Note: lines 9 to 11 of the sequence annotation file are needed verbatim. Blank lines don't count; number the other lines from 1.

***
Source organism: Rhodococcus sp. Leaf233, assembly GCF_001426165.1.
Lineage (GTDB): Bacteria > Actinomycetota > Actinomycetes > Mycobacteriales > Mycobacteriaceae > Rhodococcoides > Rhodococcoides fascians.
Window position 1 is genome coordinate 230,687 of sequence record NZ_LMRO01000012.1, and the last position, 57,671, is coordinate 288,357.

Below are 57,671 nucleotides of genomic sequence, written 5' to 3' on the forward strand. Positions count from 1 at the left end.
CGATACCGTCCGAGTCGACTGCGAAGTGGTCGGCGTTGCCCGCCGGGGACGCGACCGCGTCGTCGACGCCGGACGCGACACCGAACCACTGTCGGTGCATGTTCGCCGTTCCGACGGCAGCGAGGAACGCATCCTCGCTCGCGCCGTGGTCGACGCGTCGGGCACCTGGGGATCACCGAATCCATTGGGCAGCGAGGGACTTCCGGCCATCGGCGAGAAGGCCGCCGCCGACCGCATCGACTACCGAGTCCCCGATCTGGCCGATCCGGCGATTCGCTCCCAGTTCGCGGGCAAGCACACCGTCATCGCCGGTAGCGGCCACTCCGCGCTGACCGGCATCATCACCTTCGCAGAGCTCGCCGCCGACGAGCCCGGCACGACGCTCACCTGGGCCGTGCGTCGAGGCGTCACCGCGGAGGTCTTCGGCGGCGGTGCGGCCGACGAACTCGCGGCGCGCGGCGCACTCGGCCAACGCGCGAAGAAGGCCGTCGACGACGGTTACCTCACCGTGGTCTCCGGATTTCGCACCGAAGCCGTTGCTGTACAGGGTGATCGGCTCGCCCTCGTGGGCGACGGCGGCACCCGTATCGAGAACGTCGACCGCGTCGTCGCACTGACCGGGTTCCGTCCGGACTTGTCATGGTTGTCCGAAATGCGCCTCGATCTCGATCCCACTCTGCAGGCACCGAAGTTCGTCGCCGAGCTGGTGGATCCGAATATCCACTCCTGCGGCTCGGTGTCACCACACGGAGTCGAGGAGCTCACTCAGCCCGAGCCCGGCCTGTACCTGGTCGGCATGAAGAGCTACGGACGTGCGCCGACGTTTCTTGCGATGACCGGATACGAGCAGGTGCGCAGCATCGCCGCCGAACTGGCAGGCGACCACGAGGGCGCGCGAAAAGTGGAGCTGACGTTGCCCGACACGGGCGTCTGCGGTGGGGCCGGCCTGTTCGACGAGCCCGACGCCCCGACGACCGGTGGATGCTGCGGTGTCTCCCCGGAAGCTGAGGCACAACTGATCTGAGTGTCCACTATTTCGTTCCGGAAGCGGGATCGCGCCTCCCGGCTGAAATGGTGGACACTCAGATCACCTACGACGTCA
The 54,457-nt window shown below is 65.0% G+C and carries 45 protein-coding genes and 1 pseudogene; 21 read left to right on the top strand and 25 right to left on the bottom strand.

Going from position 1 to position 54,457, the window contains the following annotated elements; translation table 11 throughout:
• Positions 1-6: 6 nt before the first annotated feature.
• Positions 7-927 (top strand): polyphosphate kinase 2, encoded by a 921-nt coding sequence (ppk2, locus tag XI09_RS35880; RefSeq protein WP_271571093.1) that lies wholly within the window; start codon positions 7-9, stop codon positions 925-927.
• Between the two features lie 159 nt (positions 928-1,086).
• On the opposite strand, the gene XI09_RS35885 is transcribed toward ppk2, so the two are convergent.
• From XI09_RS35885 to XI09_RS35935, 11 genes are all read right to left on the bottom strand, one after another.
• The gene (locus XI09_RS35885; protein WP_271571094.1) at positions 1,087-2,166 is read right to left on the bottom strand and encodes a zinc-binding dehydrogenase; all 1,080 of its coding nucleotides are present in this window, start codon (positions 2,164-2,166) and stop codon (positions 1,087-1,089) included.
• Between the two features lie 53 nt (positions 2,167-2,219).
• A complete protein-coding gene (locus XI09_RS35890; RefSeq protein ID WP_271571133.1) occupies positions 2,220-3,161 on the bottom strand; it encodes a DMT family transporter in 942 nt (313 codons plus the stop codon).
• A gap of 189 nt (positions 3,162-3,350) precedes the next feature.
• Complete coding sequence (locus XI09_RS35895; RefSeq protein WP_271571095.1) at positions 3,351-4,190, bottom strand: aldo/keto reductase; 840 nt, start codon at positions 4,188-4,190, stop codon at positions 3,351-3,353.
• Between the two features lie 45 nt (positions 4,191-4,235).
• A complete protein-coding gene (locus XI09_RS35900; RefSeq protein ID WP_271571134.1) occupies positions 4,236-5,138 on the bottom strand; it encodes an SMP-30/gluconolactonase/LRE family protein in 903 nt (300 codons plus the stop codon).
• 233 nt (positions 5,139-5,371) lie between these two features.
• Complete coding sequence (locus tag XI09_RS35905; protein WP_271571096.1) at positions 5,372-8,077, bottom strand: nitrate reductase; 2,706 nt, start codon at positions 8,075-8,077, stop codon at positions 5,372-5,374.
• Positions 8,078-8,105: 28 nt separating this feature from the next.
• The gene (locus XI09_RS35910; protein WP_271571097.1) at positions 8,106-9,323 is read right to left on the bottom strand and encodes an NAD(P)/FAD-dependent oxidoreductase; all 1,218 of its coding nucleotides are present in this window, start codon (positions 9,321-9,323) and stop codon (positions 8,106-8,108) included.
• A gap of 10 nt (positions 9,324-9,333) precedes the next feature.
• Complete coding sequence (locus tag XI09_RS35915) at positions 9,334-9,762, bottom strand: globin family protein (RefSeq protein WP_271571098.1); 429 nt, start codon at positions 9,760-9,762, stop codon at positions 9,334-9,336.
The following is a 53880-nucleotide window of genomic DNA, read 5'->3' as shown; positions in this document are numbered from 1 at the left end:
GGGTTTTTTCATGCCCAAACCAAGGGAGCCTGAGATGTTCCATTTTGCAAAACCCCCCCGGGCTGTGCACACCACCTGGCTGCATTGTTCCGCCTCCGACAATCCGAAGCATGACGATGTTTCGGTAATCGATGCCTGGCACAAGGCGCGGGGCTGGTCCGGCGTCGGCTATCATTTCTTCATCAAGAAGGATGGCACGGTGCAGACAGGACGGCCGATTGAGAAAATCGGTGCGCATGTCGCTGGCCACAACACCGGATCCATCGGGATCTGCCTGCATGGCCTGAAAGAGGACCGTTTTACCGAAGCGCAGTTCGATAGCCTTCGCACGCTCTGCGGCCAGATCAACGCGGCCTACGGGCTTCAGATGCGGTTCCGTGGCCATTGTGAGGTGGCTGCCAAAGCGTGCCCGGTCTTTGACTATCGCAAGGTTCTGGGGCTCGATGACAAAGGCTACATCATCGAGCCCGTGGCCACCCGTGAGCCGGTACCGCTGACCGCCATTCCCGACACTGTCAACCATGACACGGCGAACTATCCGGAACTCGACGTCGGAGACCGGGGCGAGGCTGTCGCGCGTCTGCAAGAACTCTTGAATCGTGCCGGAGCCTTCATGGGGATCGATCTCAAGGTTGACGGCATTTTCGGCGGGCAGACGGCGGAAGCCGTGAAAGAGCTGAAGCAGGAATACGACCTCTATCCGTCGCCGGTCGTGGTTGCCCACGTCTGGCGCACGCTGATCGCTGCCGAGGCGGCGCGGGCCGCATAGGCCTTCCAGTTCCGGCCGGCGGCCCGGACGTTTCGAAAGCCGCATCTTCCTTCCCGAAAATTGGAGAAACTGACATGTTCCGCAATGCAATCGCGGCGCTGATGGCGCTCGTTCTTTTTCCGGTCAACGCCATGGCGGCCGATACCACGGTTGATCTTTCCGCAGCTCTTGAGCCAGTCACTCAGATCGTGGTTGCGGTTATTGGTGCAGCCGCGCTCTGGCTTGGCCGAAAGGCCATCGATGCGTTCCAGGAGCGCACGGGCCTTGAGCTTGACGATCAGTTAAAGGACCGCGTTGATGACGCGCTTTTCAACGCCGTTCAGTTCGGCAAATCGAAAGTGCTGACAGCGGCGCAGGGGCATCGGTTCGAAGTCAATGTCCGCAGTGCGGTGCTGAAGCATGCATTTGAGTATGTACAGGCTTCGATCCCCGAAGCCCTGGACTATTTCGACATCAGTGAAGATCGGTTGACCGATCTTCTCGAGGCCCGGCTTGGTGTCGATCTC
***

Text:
• Positions 7-927 (top strand): polyphosphate kinase 2, encoded by a 921-nt coding sequence (ppk2, locus tag XI09_RS35880; RefSeq protein WP_271571093.1) that lies wholly within the window; start codon positions 7-9, stop codon positions 925-927.
• Between the two features lie 159 nt (positions 928-1,086).
• On the opposite strand, the gene XI09_RS35885 is transcribed toward ppk2, so the two are convergent.